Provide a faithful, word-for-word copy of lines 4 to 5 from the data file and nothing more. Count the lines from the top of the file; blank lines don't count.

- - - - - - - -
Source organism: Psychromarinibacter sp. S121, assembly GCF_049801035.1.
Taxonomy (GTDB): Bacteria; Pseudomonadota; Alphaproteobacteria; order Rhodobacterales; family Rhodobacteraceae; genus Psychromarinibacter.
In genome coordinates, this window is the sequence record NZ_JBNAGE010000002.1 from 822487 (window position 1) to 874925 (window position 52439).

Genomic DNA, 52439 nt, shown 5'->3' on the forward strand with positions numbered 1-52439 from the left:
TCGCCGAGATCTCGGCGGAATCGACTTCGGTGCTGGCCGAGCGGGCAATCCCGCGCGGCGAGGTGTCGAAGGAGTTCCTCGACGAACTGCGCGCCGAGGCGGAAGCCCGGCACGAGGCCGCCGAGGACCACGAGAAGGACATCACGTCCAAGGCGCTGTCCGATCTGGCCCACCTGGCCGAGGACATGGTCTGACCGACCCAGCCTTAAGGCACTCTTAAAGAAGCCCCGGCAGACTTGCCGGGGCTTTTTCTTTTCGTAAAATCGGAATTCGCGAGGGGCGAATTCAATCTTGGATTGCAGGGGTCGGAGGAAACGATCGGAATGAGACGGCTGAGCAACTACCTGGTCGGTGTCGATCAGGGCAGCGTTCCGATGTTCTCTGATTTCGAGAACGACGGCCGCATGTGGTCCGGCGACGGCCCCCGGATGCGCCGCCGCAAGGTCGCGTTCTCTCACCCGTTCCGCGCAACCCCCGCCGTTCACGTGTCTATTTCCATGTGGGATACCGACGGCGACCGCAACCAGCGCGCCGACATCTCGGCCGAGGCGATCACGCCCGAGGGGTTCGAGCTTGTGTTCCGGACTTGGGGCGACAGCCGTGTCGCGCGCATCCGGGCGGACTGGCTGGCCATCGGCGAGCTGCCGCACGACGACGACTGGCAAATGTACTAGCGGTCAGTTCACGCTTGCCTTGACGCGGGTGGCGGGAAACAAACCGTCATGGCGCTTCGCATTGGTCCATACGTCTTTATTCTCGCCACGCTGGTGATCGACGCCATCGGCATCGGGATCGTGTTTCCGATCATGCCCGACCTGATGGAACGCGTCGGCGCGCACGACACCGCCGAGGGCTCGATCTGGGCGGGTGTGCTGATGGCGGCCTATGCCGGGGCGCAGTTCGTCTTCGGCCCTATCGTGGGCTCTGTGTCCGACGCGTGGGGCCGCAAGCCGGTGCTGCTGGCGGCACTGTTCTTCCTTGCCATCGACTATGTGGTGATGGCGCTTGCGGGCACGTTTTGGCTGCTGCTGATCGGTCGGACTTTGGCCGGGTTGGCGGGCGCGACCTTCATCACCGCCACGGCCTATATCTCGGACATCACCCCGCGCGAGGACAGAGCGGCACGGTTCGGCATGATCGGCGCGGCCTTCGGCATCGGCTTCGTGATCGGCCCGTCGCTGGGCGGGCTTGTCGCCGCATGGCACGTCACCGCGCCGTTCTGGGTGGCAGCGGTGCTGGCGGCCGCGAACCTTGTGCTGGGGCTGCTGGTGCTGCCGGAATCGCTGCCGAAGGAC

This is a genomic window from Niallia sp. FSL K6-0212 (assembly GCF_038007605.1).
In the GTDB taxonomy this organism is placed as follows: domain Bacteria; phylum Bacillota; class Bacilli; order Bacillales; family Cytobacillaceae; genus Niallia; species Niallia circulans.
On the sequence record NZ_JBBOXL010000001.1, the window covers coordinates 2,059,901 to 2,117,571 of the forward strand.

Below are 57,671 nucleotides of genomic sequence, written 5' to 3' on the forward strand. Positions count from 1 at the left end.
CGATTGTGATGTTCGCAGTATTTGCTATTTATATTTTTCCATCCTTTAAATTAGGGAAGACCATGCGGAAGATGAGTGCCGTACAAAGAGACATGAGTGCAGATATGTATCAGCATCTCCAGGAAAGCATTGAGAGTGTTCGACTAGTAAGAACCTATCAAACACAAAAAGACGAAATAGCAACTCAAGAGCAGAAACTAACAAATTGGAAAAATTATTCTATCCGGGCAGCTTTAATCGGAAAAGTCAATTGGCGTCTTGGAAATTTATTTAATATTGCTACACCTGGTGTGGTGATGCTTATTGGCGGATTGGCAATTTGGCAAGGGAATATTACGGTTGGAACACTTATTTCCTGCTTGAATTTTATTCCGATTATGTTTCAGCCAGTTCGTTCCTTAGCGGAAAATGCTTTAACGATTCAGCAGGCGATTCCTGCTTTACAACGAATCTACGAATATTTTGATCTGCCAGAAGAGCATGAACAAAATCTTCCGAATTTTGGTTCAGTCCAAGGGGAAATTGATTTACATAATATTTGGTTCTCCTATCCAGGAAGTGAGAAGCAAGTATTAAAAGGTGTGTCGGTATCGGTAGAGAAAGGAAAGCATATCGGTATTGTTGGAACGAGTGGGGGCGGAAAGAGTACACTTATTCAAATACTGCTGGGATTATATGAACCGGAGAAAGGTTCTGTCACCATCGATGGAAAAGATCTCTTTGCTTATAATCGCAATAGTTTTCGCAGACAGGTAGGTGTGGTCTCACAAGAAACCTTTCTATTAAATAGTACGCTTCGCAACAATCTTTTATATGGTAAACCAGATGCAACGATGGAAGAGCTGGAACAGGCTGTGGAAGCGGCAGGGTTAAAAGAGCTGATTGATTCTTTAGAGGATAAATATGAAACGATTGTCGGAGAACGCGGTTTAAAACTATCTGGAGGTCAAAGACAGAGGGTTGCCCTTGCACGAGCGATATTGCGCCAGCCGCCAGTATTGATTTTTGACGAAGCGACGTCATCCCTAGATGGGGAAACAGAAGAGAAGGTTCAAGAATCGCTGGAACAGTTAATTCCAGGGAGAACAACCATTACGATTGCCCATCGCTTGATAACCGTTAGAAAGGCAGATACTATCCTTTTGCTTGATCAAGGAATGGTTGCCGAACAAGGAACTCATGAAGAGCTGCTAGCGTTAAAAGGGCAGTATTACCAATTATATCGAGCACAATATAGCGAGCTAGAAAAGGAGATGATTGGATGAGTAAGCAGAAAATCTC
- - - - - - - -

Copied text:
Genomic DNA, 52439 nt, shown 5'->3' on the forward strand with positions numbered 1-52439 from the left:
TCGCCGAGATCTCGGCGGAATCGACTTCGGTGCTGGCCGAGCGGGCAATCCCGCGCGGCGAGGTGTCGAAGGAGTTCCTCGACGAACTGCGCGCCGAGGCGGAAGCCCGGCACGAGGCCGCCGAGGACCACGAGAAGGACATCACGTCCAAGGCGCTGTCCGATCTGGCCCACCTGGCCGAGGACATGGTCTGACCGACCCAGCCTTAAGGCACTCTTAAAGAAGCCCCGGCAGACTTGCCGGGGCTTTTTCTTTTCGTAAAATCGGAATTCGCGAGGGGCGAATTCAATCTTGGATTGCAGGGGTCGGAGGAAACGATCGGAATGAGACGGCTGAGCAACTACCTGGTCGGTGTCGATCAGGGCAGCGTTCCGATGTTCTCTGATTTCGAGAACGACGGCCGCATGTGGTCCGGCGACGGCCCCCGGATGCGCCGCCGCAAGGTCGCGTTCTCTCACCCGTTCCGCGCAACCCCCGCCGTTCACGTGTCTATTTCCATGTGGGATACCGACGGCGACCGCAACCAGCGCGCCGACATCTCGGCCGAGGCGATCACGCCCGAGGGGTTCGAGCTTGTGTTCCGGACTTGGGGCGACAGCCGTGTCGCGCGCATCCGGGCGGACTGGCTGGCCATCGGCGAGCTGCCGCACGACGACGACTGGCAAATGTACTAGCGGTCAGTTCACGCTTGCCTTGACGCGGGTGGCGGGAAACAAACCGTCATGGCGCTTCGCATTGGTCCATACGTCTTTATTCTCGCCACGCTGGTGATCGACGCCATCGGCATCGGGATCGTGTTTCCGATCATGCCCGACCTGATGGAACGCGTCGGCGCGCACGACACCGCCGAGGGCTCGATCTGGGCGGGTGTGCTGATGGCGGCCTATGCCGGGGCGCAGTTCGTCTTCGGCCCTATCGTGGGCTCTGTGTCCGACGCGTGGGGCCGCAAGCCGGTGCTGCTGGCGGCACTGTTCTTCCTTGCCATCGACTATGTGGTGATGGCGCTTGCGGGCACGTTTTGGCTGCTGCTGATCGGTCGGACTTTGGCCGGGTTGGCGGGCGCGACCTTCATCACCGCCACGGCCTATATCTCGGACATCACCCCGCGCGAGGACAGAGCGGCACGGTTCGGCATGATCGGCGCGGCCTTCGGCATCGGCTTCGTGATCGGCCCGTCGCTGGGCGGGCTTGTCGCCGCATGGCACGTCACCGCGCCGTTCTGGGTGGCAGCGGTGCTGGCGGCCGCGAACCTTGTGCTGGGGCTGCTGGTGCTGCCGGAATCGCTGCCGAAGGAC